32. 4 Reasons Men Need Color Analysis

      Personal color analysis is for men, as well as for women.  Everyone would do well to put their best look forward.   One of the most advantageous lessons you can learn is how to dress for maximum effect, and the colors you wear are the first thing people notice.  First impressions matter.  There aren’t any first impression “do-overs.”    In fact, wearing the wrong colors can cripple not only your business and financial opportunities, but also your personal relationships and even your health.  Keep reading for 5 ways that wearing the wrong colors can hinder you.

      1.  The wrong colors age you.  They don’t make you look older and wiser or more distinguished.  Instead, wearing the wrong colors will make you look tired and a little dowdy.  We live in a world where being young, bright, even good looking, may directly effect your finances.  You certainly don’t need to look like you’re past your prime.

      2.  Wearing the wrong colors, especially near the face can make you look unhealthy.  It gives you a dull, less than vibrant appearance. Colors that harmonize perfectly with your complexion promote the appearance of a fresher skin tone, brighter eyes and an overall healthier, more upbeat image. 

      3.  The wrong colors will cause image depletion. Men tend to wear whatever they like, whether it really works for them, or not.  You might get by with this in a more casual setting, but regularly wearing the wrong colors will take its toll.  It will cause you to look less intelligent, less powerful, less dependable and less aware. Poor color selections reduces not only your presence, but also the words you speak.  Wearing the right colors as identified through a good personal color analysis, however,  demonstrates your attention to detail, and makes it possible for you to command more respect.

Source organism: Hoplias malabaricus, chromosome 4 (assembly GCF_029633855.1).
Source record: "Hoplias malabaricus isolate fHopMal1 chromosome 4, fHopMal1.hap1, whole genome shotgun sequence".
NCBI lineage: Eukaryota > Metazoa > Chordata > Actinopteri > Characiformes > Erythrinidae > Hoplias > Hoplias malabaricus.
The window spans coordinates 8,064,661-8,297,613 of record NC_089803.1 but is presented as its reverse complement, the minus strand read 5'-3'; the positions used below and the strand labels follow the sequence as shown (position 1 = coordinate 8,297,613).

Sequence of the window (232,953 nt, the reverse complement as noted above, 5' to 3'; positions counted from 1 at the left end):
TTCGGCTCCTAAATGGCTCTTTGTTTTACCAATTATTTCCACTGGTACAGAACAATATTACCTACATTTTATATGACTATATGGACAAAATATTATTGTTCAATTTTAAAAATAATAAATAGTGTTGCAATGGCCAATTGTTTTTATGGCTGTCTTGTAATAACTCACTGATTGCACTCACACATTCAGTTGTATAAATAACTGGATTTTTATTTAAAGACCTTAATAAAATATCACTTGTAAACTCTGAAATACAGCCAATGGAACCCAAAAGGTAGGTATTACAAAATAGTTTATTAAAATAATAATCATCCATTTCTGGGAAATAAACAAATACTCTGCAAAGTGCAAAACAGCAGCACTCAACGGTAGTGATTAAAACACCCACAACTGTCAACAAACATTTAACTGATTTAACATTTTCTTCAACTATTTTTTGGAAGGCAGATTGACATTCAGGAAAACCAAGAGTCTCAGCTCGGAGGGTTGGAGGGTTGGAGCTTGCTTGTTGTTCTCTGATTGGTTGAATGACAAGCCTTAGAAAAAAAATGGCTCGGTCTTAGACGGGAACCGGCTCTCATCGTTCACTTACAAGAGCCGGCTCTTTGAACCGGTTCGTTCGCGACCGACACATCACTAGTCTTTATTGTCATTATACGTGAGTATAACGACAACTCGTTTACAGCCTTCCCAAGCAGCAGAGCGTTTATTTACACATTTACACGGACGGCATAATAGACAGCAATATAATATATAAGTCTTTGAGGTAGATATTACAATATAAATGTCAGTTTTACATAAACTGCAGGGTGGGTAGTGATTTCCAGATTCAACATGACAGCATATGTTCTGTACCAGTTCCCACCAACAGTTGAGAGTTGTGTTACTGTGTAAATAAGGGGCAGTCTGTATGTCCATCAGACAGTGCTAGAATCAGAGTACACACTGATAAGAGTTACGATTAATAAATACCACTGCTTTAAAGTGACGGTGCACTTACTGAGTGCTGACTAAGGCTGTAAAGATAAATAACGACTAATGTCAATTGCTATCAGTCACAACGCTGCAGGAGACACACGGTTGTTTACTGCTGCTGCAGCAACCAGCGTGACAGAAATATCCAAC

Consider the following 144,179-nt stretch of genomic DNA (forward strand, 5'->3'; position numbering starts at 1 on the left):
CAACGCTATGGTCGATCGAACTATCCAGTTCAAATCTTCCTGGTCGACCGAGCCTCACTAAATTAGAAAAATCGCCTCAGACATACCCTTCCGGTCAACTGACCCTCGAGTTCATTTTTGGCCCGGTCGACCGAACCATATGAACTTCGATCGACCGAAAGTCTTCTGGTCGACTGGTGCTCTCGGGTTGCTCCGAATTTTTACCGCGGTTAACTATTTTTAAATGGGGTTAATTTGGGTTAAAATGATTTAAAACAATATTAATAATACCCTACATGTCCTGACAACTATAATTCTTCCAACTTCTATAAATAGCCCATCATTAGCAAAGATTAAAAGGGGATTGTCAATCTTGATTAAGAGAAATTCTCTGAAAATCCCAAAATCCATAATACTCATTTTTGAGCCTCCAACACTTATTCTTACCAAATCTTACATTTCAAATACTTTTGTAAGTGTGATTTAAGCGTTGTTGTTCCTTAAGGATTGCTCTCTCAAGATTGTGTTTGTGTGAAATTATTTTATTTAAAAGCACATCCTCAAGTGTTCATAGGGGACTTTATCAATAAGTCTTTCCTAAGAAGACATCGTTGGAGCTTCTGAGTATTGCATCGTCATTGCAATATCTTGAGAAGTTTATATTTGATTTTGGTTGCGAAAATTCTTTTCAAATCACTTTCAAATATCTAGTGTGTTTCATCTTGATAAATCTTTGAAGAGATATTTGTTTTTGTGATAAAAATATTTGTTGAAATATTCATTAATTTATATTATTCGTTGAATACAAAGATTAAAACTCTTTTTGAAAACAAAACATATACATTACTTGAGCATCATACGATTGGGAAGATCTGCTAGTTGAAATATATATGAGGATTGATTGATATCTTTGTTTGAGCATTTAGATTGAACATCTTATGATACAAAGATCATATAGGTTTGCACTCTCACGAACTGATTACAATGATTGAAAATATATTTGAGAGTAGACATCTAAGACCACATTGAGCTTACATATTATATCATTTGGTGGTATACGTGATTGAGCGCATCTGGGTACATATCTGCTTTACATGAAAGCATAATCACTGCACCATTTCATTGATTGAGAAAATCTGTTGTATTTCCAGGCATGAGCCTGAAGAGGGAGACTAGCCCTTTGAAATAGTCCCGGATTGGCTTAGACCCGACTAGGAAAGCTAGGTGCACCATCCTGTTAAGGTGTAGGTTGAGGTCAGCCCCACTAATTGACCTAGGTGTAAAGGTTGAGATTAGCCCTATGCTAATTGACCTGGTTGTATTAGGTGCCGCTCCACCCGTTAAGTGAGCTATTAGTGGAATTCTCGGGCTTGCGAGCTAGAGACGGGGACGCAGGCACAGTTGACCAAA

4.  Most men do not enjoy shopping very much.  And they don’t like to put much time into it. Having a definitive answer to, “What are my colors?” allows you to go straight to your best choices, and efficiently make a selection.  Not only will you have saved time and frustration, but you will have confidence in your selection.  No longer will you need to settle for all white, or all blue, for example, thinking those are your dependable colors.  In fact, even “white” and “blue” will not necessarily work for you.  It all depends on the particular white or blue.  You need to get it right to look good.

      Friday, February 18, 2011

      31. Color Contrast

      “What colors should I wear?” you ask.  Interest in color analysis systems reside in a very delightful place in the consciousness of those of us who are “color nuts.”  We love color.  It’s delicious, and the more we understand about how to use it, the better.

      We’ve followed the progression of the four season system to the twelve season system.  Still, we want more.  We’ve realized the frustrations of trying to make sense of the complexities built into season color analysis systems.

      Conclusive seasonal categorizing remains elusive for many women.  To add to the uncertainty are the opinions of color analysts who focus on color contrast as a necessary consideration in deciphering one’s proper color category.